TEHRAN, May 13 (UPI) -- Iranians call revolutionary veteran Ali Akbar Hashemi Rafsanjani "kuseh" -- the shark -- and his last-minute candidacy in June's presidential elections could pose a major challenge to Iran's clerical rulers and Supreme Leader Ayatollah Ali Khamenei.
Another threat will come from Esfandiar Rahim Mashaei, the eminence grise behind outgoing President Mahmoud Ahmadinejad, both of whom are die-hard political foes of Khamenei, who is the ultimate power in Iran.
But all the 680 Iranians who've registered candidacies with the Interior Ministry last week must be vetted by the 12-member Council of Guardians, which is firmly controlled by Khamenei.
Rafsanjani and Mashaei announced their candidacies Saturday shortly before registration for the June 14 poll closed.
Political insiders are betting Mashaei, widely viewed as a Rasputin-like figure who controls the rabble-rousing Ahmadinejad, won't be approved as a candidate for the Guardians Council.
Ahmadinejad, first elected in 2005, cannot run for a third term but he wants Mashaei to succeed him in what many see as a power grab similar to Russian President Vladimir Putin's tag-team deal with Prime Minister Dmitry Medvedev.
The constitutional watchdog -- made up of six clerics and six jurists -- has 10 days to decide on the final list of candidates, half a dozen a most.
While the disqualification of Mashaei, whose promotion to vice president by Ahmadinejad was blocked by Khamenei two years ago, is seen as a slam dunk, Rafsanjani's candidacy is likely to be approved.
But once campaigning starts, Rafsanjani, 79, a founder of the Islamic Republic and two-term president in 1989-97, is likely to be heavily targeted by Khamenei's propaganda machine.
Rafsanjani's participation in the election is necessary to give the illusion of democracy in action running against rivals who are close to Khamenei, such as Saeed Jalili, Iran's leading nuclear negotiator; Tehran Mayor Mohammad-Baqer Qalibaf; and former foreign minister Ali Akbar Velayati.
However, Rafsanjani has secured the backing of Iran's reformist bloc, and its popular leader, Mohammad Khatami, who was president in 1997-2005.
The reformists have taken a severe drubbing by the clerical regime and its strong arm security services over the last few years but amid widening economic hardship caused by Western sanctions over Tehran's contentious nuclear program, many Iranians are expected to vote against the regime.
Rafsanjani, who was once Khamenei's ally and played a key role in getting him elevated to supreme leader to succeed Ayatollah Ruhollah Khomeini in 1987, also has considerable support among the Bazaaris, the merchant class.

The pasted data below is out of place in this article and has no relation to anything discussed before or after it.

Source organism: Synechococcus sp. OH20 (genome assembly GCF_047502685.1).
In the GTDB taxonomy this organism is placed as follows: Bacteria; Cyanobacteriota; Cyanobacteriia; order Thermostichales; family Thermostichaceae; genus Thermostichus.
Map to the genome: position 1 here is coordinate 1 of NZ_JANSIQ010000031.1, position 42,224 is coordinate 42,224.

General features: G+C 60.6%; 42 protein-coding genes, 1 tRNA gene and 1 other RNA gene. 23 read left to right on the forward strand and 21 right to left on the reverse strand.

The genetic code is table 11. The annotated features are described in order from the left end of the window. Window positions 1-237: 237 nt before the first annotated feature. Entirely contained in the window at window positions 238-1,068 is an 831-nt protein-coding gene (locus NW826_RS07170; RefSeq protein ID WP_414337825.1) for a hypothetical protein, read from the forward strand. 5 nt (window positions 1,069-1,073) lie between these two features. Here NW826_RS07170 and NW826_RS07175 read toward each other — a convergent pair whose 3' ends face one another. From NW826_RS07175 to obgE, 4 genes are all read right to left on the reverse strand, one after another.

There's a lot riding on this election, both in terms of domestic policy and Iran's relationships with the West and regional powers like Saudi Arabia and Turkey.
It's no secret in Tehran that Khamenei opposes Rafsanjani's participation in an election held amid the power struggle between the supreme leader and the populist Ahmadinejad who since winning a second term in 2009 in a violently disputed poll has battled to secure greater powers for the presidency at the leadership's expense.
So there are fears the June election could be as disruptive as the 2009 protests, the worst internal unrest since the Islamic Republic was born in 1979.
It's ironic that Ahmadinejad won re-election only because Khamenei backed his protege and then found himself being stabbed in the back.
"Khamenei has two choices now: To let Rafsanjani win the election and get public credit that only he can resolve the country's problems or to go for a massive crackdown, the end of which would not be clear," a senior reformist politician observed.
There are signs of voter apathy based on the belief Khamenei will decide who wins anyway. So the regime needs a hefty voter turnout to give the election legitimacy.
"To have a peaceful election with a credibly high turnout ... the regime's power centers, notably the Revolutionary Guards, had planned to engineer an election where several fundamentalist candidates loyal to Ayatollah Khamenei could compete with each other," the Financial Times observed.
"Rafsanjani's entry into the race has emerged as a game-changer however."
Velayati has hinted that Rafsanjani wouldn't be allowed to triumph.
"We would not step back under any conditions from our determination not to let anyone who has differences with the supreme leader to take hold of the country's affairs," he said.